Organized crime involving natural resources, for example through fuel smuggling and illicit mining, have become the largest source of income for non-state armed groups and international terrorist organizations. These activities also contribute and are often connected to corruption and they erode institutions and trust in authorities, which in turn further spurs violence and violent extremism. Organized crime networks must therefore be forcefully addressed, including by enhancing investigation and analysis of their linkages to the extractive industry. International cooperation and making full use of the UN tools at offer is recommended.
Thirdly, the important role of responsible business.
The private sector has an important responsibility to make sure that business activities are sustainable, do not have a negative impact on conflict dynamics and basic human rights. To this end businesses need to integrate Corporate Social Responsibility models into their core operations. This requires dialogue with host governments and of course civil society, including the communities.
African countries are now taking the lead in improving ownership models for extractive industries to better benefit their communities and citizens. We just heard our college from Cote d’Ivoire talk about some of the African Union initiatives, transparency is key in these efforts. There needs to be better understanding of financial flows, and banks have a particular responsibility, including of course on the international level. In this regard the Extractive Industries Transparency Initiative and the UN Framework Classification for resources must be supported. Governments should also be encouraged to develop National Action Plans for Business and Human Rights. The UN Guiding Principles, the Global Compact, should serve as a basis.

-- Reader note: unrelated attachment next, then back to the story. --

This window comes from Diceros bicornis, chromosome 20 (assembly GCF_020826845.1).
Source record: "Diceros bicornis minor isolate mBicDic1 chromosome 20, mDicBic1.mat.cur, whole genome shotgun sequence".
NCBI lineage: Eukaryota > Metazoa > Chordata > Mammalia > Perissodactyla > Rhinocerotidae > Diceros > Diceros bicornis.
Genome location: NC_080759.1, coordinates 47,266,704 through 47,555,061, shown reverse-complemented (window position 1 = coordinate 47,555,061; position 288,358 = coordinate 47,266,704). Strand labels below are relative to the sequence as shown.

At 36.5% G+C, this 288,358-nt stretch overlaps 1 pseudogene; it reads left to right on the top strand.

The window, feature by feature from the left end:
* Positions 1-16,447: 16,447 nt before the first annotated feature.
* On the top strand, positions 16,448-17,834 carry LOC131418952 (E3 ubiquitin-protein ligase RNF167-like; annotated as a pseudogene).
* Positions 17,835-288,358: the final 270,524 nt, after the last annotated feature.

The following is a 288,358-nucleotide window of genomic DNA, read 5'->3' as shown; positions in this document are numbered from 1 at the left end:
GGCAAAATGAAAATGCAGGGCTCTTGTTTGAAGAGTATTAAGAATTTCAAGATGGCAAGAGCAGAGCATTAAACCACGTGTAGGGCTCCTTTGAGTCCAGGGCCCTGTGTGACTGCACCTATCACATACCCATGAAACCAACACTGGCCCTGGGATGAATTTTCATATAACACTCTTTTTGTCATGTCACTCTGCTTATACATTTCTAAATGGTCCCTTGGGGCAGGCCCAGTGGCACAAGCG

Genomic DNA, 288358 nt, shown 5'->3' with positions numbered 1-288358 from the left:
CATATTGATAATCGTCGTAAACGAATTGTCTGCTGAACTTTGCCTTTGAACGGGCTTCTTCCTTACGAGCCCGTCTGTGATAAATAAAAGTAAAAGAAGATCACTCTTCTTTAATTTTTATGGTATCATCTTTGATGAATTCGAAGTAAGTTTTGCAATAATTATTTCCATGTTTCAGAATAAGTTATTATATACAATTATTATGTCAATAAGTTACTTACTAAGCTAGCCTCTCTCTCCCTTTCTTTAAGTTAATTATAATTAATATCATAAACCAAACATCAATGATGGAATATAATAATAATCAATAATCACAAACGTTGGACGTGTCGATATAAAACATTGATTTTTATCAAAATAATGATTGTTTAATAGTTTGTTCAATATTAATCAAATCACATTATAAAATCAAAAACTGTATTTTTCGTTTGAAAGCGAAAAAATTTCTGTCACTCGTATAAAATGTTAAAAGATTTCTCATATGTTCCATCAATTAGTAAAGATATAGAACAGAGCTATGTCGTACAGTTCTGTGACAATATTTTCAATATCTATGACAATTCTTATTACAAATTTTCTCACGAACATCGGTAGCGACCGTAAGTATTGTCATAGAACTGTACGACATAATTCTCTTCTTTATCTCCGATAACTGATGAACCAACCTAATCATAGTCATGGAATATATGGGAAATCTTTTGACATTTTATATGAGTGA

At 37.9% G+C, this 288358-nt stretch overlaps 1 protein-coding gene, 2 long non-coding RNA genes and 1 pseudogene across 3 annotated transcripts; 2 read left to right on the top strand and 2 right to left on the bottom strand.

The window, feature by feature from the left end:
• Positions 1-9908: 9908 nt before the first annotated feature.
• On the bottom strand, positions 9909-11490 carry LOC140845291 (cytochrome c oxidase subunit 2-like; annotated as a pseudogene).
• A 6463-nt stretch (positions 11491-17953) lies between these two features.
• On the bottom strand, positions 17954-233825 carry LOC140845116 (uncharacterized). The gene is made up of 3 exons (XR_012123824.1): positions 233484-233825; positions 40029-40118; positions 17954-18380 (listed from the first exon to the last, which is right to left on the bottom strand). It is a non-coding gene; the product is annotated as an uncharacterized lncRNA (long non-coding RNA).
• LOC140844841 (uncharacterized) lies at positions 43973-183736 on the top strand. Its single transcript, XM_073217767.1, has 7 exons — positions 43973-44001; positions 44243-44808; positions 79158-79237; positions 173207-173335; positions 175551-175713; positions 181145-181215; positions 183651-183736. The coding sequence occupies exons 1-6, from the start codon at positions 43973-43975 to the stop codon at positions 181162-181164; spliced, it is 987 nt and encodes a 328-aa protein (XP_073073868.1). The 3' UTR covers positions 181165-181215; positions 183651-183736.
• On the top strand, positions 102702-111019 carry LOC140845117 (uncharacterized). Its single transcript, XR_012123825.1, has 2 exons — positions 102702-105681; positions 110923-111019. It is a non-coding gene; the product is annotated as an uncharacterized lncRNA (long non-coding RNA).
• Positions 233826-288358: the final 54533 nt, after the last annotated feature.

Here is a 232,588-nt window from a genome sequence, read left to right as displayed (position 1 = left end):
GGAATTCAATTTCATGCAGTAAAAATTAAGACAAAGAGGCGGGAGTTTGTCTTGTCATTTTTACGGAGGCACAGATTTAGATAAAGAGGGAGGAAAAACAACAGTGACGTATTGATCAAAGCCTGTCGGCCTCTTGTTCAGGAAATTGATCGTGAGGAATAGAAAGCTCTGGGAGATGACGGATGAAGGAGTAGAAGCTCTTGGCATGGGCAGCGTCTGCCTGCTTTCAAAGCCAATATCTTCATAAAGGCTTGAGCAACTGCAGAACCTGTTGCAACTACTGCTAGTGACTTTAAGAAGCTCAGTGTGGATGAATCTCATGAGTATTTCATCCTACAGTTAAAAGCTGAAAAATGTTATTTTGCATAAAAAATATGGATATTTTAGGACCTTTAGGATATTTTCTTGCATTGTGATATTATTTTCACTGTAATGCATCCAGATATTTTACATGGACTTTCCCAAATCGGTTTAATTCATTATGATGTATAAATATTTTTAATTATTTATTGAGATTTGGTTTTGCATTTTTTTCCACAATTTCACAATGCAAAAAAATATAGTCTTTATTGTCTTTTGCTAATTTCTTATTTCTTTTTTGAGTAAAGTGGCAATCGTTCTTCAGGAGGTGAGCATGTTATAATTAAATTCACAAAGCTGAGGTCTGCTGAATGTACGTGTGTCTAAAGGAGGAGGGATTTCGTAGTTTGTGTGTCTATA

As is the case with many root causes for conflict, challenges linked to natural resources do not recognize borders. They therefore require a national, regional and international response. The UN system, as well as other international organizations and bilateral partners, can all help countries reap the positive benefits of natural resources. To move away from a conflict driven informal and unprotected economy, towards a transparent formal economy that can generate decent jobs and provide for social services such as education and health.
The Security Council, for its part, needs to do better at assessing root causes and addressing conflicts on its agenda with a more holistic approach. This includes assessing and addressing the issue of natural resources as well as other root causes in a more structured and proactive fashion.
For the Council to do this, it first and foremost needs more integrated analysis on drivers of conflict to be included in the regular reporting from the Secretariat. Gender analysis is a key aspect, as women are important actors in addressing drivers and root causes. But it also needs to follow up such information with action. Peacekeeping Missions should when relevant be mandated and resourced to better assist managing such drivers of conflict, in close partnership with the broader UN country team and other relevant actors. Targeted measures including sanctions on individuals and entities or indeed certain goods involved in illicit trade and fueled in conflict should also be considered.
The Peacebuilding Commission, with its broad agenda and with a wider range of stakeholders, is well placed to complement and contribute to Council efforts to address underlying causes, including the issue of natural resources. The Commission can also take a regional approach which is often needed when it comes to these borderless challenges. Actors such as the World Bank, civil society and of course the private sector can be, and should be, invited to discussions providing advice to the Security Council for action.
In conclusion Mr. President, we fully support the Secretary-General’s vision of putting conflict prevention and sustaining peace at the center of what we do. Effectively addressing root causes, including improving the transparent management of natural resources for the benefit of people, is a crucial part of that vision.
I thank you very much.